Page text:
Trying to Make a Habit out of It

When Tri’s parents came to the US for his college graduation in 2009, they brought me a little kid’s book used for learning first letters in Devanagari (the script used to write Nepali, Hindi, and other South Asian languages). Tri worked through some of the activities in that book with me, and I did learn how to spell my name in Devanagari, but I really didn’t soak in much.

When I was studying abroad, we were supposed to learn Devanagari along with our Nepali language lessons. I put in effort at first; I wrote my characters slowly but diligently, but after a few lessons, I quickly fell irritated with it. Unlike Nepali language, which I loved going to class for, I just couldn’t motivate myself to really learn Devanagari. And honestly, I think trying to learn Devanagari brought back some memories of learning to read and write as a kid, two things I really struggled with. Eventually, I came to love both, but those memories of struggle haunted me while I was tracing those unfamiliar characters.

As time passed in Nepal, I came to realize that it was important for me to know at least some Devanagari, especially when I was more on my own during my independent study project. It was useful when reading signs and trying to navigate areas in the city.

And, frankly, it’s a neat writing system. In Devanagri, in the vast majority of cases, each character represents one sound. There are a few exceptions. For instance, the character व can sometimes be pronounced “buh” and sometimes “wuh.” There are also a few characters that share sounds. For instance श, ष, and स can all, in some instances, be pronounced “suh.” However, that kind of thing is unusual in Devanagari, which makes learning to read and recognize sounds easier than learning to read in English. In English one letter can represent two different sounds and one sound can have multiple representations. For instance, you have to learn that the “g” is pronounced differently in “green” versus “gender” or that the cluster “ck” makes the same sound as “k” or that for some strange reason “ph” is pronounced like an “f.”

Despite Devanagari’s uniformity, I’ve never been fully motivated to learn to read and write Nepali, and I think the main reason doesn’t actually have to do with the writing system but instead has to do with the way that written Nepali works.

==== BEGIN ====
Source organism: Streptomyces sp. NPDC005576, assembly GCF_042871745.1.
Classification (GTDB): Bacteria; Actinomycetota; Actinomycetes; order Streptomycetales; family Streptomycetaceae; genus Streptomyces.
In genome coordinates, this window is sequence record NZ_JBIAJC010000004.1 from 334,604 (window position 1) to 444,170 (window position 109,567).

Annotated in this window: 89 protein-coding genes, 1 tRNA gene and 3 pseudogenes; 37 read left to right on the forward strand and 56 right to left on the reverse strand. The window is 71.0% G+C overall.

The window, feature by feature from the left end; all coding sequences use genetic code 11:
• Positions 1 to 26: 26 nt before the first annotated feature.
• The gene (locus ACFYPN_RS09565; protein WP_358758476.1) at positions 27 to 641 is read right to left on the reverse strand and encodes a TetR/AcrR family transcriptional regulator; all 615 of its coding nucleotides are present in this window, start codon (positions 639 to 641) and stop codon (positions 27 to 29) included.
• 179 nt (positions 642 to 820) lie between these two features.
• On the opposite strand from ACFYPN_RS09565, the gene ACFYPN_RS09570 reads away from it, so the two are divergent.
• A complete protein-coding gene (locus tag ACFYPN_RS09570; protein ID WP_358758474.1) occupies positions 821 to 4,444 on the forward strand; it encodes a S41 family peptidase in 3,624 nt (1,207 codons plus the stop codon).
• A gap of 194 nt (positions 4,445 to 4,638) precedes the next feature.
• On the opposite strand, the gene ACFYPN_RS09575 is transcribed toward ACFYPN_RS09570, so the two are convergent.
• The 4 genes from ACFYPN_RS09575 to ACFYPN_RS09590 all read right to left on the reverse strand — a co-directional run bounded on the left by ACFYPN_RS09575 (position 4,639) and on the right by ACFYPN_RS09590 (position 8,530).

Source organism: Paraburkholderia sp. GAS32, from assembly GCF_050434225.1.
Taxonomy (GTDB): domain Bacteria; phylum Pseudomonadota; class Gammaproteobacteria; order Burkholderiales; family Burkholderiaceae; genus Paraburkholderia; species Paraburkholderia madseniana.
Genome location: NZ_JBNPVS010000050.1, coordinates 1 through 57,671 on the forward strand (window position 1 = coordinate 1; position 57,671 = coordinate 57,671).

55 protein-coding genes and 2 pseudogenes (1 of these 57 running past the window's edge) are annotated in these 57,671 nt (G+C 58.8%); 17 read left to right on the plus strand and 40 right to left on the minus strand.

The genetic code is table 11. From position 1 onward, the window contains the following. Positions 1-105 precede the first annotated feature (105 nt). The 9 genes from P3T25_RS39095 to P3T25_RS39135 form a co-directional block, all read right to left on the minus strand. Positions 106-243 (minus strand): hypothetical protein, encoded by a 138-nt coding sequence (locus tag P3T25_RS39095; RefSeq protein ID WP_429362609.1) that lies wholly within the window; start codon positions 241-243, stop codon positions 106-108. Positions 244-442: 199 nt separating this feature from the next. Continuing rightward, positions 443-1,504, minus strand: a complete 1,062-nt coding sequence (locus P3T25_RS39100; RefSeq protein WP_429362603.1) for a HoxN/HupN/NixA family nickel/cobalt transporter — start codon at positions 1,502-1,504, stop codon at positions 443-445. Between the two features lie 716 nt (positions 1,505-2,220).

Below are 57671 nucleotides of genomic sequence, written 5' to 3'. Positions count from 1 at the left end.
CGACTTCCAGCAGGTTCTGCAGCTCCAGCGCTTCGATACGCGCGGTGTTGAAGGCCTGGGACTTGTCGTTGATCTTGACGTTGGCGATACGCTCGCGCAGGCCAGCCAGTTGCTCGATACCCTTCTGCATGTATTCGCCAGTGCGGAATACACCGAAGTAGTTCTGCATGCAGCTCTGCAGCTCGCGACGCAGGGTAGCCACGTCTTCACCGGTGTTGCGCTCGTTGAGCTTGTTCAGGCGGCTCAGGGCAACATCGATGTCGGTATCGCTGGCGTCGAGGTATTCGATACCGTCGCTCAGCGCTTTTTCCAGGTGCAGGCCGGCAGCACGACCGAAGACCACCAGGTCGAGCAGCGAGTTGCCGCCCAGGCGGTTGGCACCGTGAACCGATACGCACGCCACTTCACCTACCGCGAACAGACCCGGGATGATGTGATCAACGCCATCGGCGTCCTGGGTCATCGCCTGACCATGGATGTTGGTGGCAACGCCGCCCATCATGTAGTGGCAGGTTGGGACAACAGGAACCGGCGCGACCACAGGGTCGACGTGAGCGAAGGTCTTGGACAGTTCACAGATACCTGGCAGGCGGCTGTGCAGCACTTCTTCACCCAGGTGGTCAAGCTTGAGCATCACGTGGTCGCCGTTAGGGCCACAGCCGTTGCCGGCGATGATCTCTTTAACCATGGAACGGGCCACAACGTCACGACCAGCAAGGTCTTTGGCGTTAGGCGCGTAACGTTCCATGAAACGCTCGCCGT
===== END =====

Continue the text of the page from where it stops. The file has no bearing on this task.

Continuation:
When we were still in Nepal, Tri got a section of the newspaper out that featured a kid’s story about a lizard and a squirrel. In an attempt to encourage me to practice my Devanagari reading skills, he gave it to me, but it was no use.

The major problem I run into with written Nepali is that it’s so different from spoken Nepali. For starters, the verb conjugation in written Nepali is very different from spoken Nepali. I guess that spoken Nepali has gravitated away from written Nepali. I don’t know the history of it, but it’s really confusing! In addition, many of the words in written Nepali are words I’ve never once heard before in spoken Nepali. It makes reading very slow and difficult. It’s frustrating to try and decipher something written for beginner readers and have to ask Tri about almost every other word. A few paragraphs after starting that little article about the lizard and chipmunk, I got fed up and stuffed it into a drawer. Clearly not the right attitude to take when learning something new.

Will I ever need to know how to read and write in Nepali? Probably not. But it would definitely be nice! and could open up a whole new world of books, newspapers, and magazines. Recently I’ve been reading more of Zen Habits, a neat blog my dad introduced me to a few years ago. Leo Babauta, the author there, has recently written about ways to cultivate habits. One thing he suggests is doing something that you want to turn into a habit for just 1 to 2 minutes a day. Once you’ve done that for a month or more, you can bump up the time. Maybe I can try to practice my Devanagari for just a few minutes every day for a month. It may not get me far, but if I can make it a habit and turn it into something that I look forward to doing every day, then at least maybe I’ll be on the right track.


6 thoughts on “Trying to Make a Habit out of It

  1. Hi, I recognise your struggle with devanagari, I’m in a similar situation now. I also started learning Nepali and only knew a few letter in devanagari but after a while I got stuck since the book required readers to know devanagari to keep reading. Now I’m trying to start over and learn devanagari before continuing with Nepali. If you don’t use it yet, I recommend using a flashcard program to study devanagari, then you can study a few minutes every day 🙂

    • I haven’t used the flashcard system, but I totally should! I think one of the major problems I come up against when trying to read is not having a broad enough vocabulary, which I should work on too, but I don’t even have a Nepali-English dictionary 😦

  2. This sounds encouraging to me. I feel pretty good about reading individual characters and sounding out words in devanagari, but when I asked P’s family to send me little kid books thinking that learning to practice reading would help me build vocabulary and teach me more about sentence structure, it was a dismal failure! I would have P sit with me and go line by line, and he kept saying– well this word is really hard, and this word is really different, and no one uses this word….

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